Eagles suspend T.O. indefinitely for comments

Terrell Owens was suspended by the Philadelphia Eagles on Saturday for conduct detrimental to the team, a catch-all sanction that team officials imposed after deliberating much of Friday over how to address the latest flap involving their loquacious wide receiver.

Owens, who blasted the organization on Thursday for not publicly recognizing his 100th career touchdown catch two weeks ago, will miss the Eagles' key Sunday night game against the Washington Redskins.

It is uncertain when -- or if -- he will return to the team.

Under terms of the NFL's collective bargaining agreement, a player can be suspended for a maximum of four games for conduct detrimental to his team. It remained unclear if the Eagles have fined Owens; a team source declined to address any financial element of the disciplinary action. A fine would cost Owens $191,176 for every game he misses, based on his salary of $3.25 million for this season.

It is not certain if Owens, who was suspended for a week during training camp, will appeal the latest sanction by Eagles officials. Agent Drew Rosenhaus did not immediately return messages Saturday afternoon.

Rookie Reggie Brown, a second-round draft choice, is expected to replace Owens in the starting lineup when Philadelphia (4-3) meets Washington (4-3) in Sunday night's important NFC East game (ESPN, 8:30 ET).

Critical of quarterback Donovan McNabb and the organization during an interview Thursday with ESPN.com, Owens issued a private apology Friday to teammates, followed by a public apology in which he read a terse statement. One team source said Saturday, though, that Owens' apologies failed to fully comply with all of the conditions that team officials, including coach Andy Reid, had stipulated.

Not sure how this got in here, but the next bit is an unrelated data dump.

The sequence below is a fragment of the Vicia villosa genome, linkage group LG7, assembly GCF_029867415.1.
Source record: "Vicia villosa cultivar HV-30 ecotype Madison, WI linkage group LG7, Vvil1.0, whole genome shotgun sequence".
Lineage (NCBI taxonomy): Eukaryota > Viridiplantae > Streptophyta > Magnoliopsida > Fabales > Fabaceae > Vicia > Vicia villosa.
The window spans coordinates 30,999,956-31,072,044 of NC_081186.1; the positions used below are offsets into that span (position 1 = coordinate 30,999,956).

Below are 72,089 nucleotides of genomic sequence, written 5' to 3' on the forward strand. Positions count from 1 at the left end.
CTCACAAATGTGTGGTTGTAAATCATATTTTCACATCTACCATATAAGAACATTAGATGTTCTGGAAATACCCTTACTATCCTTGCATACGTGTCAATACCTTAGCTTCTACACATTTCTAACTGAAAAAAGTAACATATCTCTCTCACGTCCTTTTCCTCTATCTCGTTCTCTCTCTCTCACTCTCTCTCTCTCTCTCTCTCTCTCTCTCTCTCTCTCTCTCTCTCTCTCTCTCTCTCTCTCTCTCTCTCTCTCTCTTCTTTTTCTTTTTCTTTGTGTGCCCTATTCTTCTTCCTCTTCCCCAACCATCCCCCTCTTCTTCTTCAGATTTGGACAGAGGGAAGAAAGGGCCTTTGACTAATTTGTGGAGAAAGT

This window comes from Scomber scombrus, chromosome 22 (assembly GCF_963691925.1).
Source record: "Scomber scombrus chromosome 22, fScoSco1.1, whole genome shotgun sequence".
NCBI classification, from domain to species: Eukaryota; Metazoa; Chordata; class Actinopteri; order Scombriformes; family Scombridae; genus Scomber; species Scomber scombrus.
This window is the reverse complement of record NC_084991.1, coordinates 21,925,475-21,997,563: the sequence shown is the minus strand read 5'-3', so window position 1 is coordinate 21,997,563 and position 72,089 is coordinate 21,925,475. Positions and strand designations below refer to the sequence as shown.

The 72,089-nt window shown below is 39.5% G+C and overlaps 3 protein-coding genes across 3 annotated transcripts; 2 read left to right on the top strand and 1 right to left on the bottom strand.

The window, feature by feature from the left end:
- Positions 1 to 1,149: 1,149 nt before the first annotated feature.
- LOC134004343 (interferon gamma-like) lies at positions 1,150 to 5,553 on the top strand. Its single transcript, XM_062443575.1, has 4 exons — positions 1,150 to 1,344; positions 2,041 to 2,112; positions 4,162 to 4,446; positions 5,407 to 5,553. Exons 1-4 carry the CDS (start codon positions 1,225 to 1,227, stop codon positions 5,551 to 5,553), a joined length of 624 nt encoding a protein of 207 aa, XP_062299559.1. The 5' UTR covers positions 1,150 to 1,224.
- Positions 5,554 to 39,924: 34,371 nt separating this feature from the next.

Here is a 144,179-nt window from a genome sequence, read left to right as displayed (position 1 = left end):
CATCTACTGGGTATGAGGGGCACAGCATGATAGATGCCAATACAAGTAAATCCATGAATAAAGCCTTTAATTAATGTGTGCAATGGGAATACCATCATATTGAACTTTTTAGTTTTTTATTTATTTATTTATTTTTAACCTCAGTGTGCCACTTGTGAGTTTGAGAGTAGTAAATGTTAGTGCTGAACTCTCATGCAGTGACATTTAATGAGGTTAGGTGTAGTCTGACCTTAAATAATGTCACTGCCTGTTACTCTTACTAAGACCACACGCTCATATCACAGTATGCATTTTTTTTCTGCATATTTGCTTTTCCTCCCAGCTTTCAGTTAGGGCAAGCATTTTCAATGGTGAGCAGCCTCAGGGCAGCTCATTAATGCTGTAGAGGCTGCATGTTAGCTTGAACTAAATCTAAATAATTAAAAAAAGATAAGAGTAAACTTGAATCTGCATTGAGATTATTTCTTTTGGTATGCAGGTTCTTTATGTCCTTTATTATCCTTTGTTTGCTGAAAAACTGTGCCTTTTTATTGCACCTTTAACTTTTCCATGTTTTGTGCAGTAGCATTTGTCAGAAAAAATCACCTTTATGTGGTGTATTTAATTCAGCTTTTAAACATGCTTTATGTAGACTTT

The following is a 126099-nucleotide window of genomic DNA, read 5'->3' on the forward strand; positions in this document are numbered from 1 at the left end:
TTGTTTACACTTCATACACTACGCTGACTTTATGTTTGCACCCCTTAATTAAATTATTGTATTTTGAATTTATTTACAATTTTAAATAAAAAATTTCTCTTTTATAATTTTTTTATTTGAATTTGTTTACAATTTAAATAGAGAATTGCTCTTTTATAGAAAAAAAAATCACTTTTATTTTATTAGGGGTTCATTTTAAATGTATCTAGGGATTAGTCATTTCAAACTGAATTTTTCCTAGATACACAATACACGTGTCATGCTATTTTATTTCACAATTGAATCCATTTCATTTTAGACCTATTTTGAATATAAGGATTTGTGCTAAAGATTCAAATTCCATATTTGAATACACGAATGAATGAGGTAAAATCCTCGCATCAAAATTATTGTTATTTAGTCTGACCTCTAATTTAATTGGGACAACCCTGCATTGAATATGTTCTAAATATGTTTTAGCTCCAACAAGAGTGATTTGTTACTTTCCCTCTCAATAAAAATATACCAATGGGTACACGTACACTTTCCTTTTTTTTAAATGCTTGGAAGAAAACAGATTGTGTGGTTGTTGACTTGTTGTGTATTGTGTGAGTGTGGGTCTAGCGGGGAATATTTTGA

Even after his apology, team officials told ESPN.com on Friday afternoon and reiterated later in the evening that the situation with Owens was still under review and hinted that a suspension remained a possibility. Said one team official at the time: "All options remain on the table."

Owens was upset that the organization did not publicly recognize his 100th career touchdown catch Oct. 23 at home against the Chargers.

"That right there just shows you the type of class and integrity that they claim not to be," Owens, who became the sixth receiver in NFL history to reach the milestone, told ESPN.com. "They claim to be first class and the best organization. It's an embarrassment. It just shows a lack of class they have. My publicist talked to the head PR guy, and they made an excuse they didn't recognize that was coming up. But that was a blatant lie. Had it been somebody else, they probably would have popped fireworks around the stadium."

Owens, who is unhappy with his contract, also told ESPN.com he wants to remain in Philadelphia but doesn't think that will happen.

The Eagles spent considerable time Friday speaking with league officials and clarifying through the NFL Management Council various options. Owens was unavailable to the media after his public apology, but he did make his weekly appearance on a Miami radio station.

"Hey, if I am [suspended], I am," he said. "That would be a discredit to the team and obviously it would hurt the team. It would be a sad situation."

The suspension culminated another week of unrest with Owens. Early in the week, he apprised Philadelphia officials that he had sprained his ankle in last Sunday's loss to the Denver Broncos, and might require some time off. One day later, he was back at practice and seemingly prepared to play against the Redskins, at least before the latest incendiary incident.

In seven games this season, Owens has 47 catches for 763 yards and six touchdowns.

This is the second time Owens has been suspended during his controversial 10-year career. While a 49er in 2000, he was suspended one game by San Francisco coach Steve Mariucci following his touchdown celebrations on the Cowboys' star logo at the center of Texas Stadium.

Len Pasquarelli is a senior NFL writer for ESPN.com. To check out Len's chat archive, click hereInsider. The Associated Press contributed to this report.